Unfortunately, while teaching this subject, my boss overheard me. My company is very clear that they do not require me to give in lesson plans, and they do not censor what I teach. But, my boss did not like what I was saying or how I was saying it. He couldn’t tell me to stop, he had no authority to because our manager had already given me the Ok. So, instead, he pulled me aside and claimed I was “talking too much for an English class” and he refused to hear my explanation. Just because he didn’t like what I said, he literally told me to stop talking in class.

That is what our society does. If people don’t like what one person says, they make them be silent. Especially in regards to issues related to gender like LGBTQ+ rights or equality among the sexes. It makes people so uncomfortable! I felt uncomfortable discussing it, but I am glad I did. Because, I had multiple students write me thank you cards saying that my gender class was their favourite class of the summer. Many even said an adult had never talked to them about these issues, and they were grateful I did. It was wonderful for me to hear that, but also sad to know that 16 year old kids had never had someone discuss gender issues with them. These are vital to encourage a tolerant, accepting world. We need EDUCATION around this, and all issues, to ensure there is a better tomorrow.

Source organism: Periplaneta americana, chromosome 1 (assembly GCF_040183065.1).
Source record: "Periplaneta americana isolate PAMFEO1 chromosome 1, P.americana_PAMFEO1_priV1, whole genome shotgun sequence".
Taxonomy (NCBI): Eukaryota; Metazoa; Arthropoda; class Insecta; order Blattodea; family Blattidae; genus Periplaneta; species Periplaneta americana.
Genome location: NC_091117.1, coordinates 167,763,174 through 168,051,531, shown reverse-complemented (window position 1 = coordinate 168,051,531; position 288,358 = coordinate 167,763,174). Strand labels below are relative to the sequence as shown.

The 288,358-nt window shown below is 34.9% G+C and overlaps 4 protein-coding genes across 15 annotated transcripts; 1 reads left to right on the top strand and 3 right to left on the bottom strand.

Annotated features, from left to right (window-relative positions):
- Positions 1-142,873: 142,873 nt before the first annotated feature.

Are You a Racist and You Don’t Realize It?

RacismI was recently visiting some family, they are an elderly British couple. At one point, the husbands brother came to visit. We were all gathered around a sitting room, discussing my visa situation. I can’t renew my visa because I don’t earn enough money and this upsets the family. The brother said “I’m not racist but…” It is always the “but” that means something bad is coming.
“I’m not racist but… if you were Pakistani, you would be able to get a visa no problem. One neighbour I know brought 5 of them over, and the NHS get them a car to drive to appointments. If you were from any other country you wouldn’t have a problem staying in the UK”